Baltimore construction, leasing decline


November 26, 1990|By Timothy J. Mullaney

And then there was one. For now, anyway.

Nine months ago, downtown Baltimore was projected as the future home of up to nine gleaming new office projects, from the 44-story centerpiece of downtown that Trammell Crow Co. planned to build at One Light Street to the Inner Harbor tower that Lazard Realty Inc. planned for the Pratt Street site of the old News American building.

But now Lazard, Trammell Crow and other developers ranging from Manekin Corp. to Gilbane Properties Inc. say the market is working to keep their empty sites empty for the time being.

Aside from the addition to the existing International Business Machines Corp.-T. Rowe Price Associates Inc. building at 100 E. Pratt St., the only new office construction downtown is at Commerce Place, a South Street tower overlooking The Block.

Tenants "now know that we're the real building and the others are years away," said Kevin McAndrews, head of the Baltimore office of The Harlan Co., a New York development firm that is building Commerce Place in partnership with Baltimore architecture firm RTKL Associates Inc. and Japanese construction and development giant Kajima Corp. "We were under construction before everything hit the fan."

The commercial real estate industry has indeed hit the fan, with both office leasing and office construction in Baltimore slowing dramatically from record levels reached locally in 1988.

Office leasing in metropolitan Baltimore fell 51 percent in the first half of the year, according to a study by W. C. Pinkard & Co. of Baltimore. Construction was also slow; at midyear, only the 375,000 square feet of the 100 E. Pratt St. addition were under construction, down from 775,000 square feet at the end of 1987.

While no one is saying that Baltimore's real estate market is as unhealthy as Houston's in the mid-1980s or Boston's in 1990, neither is Baltimore immune to national real estate trends.

"It's not a time to build speculative buildings," said Richard Alter, president of Manekin Corp., the Baltimore-based real estate development and commercial brokerage company.

"A siege mentality or, at least, a very conservative mentality, has set in. . . . Most people are trying to control their companies overhead-wise," he said.

But slow leasing is only one national trend slowing construction in downtown Baltimore.

Most developers say the biggest single problem delaying construction is that banks are cutting back on real estate loans. Banks have been rocked by loan losses and additions to loan-loss reserves because of bad real estate loans, forcing them into a more conservative stance.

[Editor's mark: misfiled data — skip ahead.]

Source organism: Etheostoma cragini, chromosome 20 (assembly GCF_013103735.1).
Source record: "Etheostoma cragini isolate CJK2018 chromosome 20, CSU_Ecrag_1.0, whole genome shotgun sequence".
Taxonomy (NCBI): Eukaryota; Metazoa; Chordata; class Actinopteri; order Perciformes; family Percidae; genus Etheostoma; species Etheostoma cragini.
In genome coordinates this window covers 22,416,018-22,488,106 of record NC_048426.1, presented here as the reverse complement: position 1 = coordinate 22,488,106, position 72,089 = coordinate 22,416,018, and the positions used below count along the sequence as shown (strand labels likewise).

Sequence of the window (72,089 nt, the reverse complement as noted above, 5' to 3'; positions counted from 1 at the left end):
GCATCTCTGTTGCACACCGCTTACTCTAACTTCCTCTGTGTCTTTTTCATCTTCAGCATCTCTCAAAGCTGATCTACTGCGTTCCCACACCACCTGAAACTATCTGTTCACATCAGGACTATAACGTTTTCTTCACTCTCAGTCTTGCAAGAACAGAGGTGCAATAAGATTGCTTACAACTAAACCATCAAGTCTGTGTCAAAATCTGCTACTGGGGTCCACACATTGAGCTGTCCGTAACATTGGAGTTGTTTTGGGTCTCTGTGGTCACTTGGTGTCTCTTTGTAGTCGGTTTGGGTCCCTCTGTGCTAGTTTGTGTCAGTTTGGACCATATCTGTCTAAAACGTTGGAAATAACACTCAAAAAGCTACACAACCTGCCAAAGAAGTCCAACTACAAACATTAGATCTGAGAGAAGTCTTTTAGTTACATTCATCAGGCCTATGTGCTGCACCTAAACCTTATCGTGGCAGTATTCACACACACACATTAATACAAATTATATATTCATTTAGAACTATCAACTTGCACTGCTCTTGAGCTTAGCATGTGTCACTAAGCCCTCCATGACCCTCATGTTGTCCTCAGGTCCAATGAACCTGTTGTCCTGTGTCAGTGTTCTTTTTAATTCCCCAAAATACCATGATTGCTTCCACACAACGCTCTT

The days when banks would lend a developer 100 percent of project costs are gone -- now developers report banks demanding up to 30 percent equity in their deals.

And the developers say banks are demanding that up to 60 percent of an office project be preleased -- that is, have signed contracts from future tenants -- before they will lend money for construction.

Many buildings that are fixtures of the Baltimore skyline couldn't have met such a standard, said Andrew J. A. Chriss, vice president for brokerage at Manekin, the Baltimore-based development and real estate brokerage firm. He said 250 W. Pratt St., 6 St. Paul Centre, St. Paul Plaza and the Redwood Tower, for example, couldn't have gotten financing under the standards that apply today.

Commerce Place couldn't have come anywhere near the new standards, either. RTKL has agreed to lease about 100,000 of the 450,000 square feet of the building, Mr. McAndrews said. But there are no other tenants signed up so far.

Mr. McAndrews said it's too early in the development process to expect much leasing -- the building won't be finished until the second quarter of 1992.

"Tenants commit when they have to," Mr. McAndrews said. He said the developers are involved in active discussions with a number of tenants but don't have any imminent commitments to announce.

The situation is pretty much the same at 100 E. Pratt St. The developers have a big commitment from their anchor tenants and joint venture partners, IBM and T. Rowe Price, but not much else. The difference is that the commitment from IBM and T. Rowe Price alone covers almost half of the 375,000-square-foot addition, scheduled to open late next year.

L. Bruce Matthai, a vice president at W. C. Pinkard & Co. who is in charge of leasing for the project, said IBM and T. Rowe have agreed to lease the space that will be created by expanding the existing 10 floors of the building.

"The climate clearly is more difficult," Mr. Matthai said. "But this project should do well in spite of the market. It's really going to be premier space."

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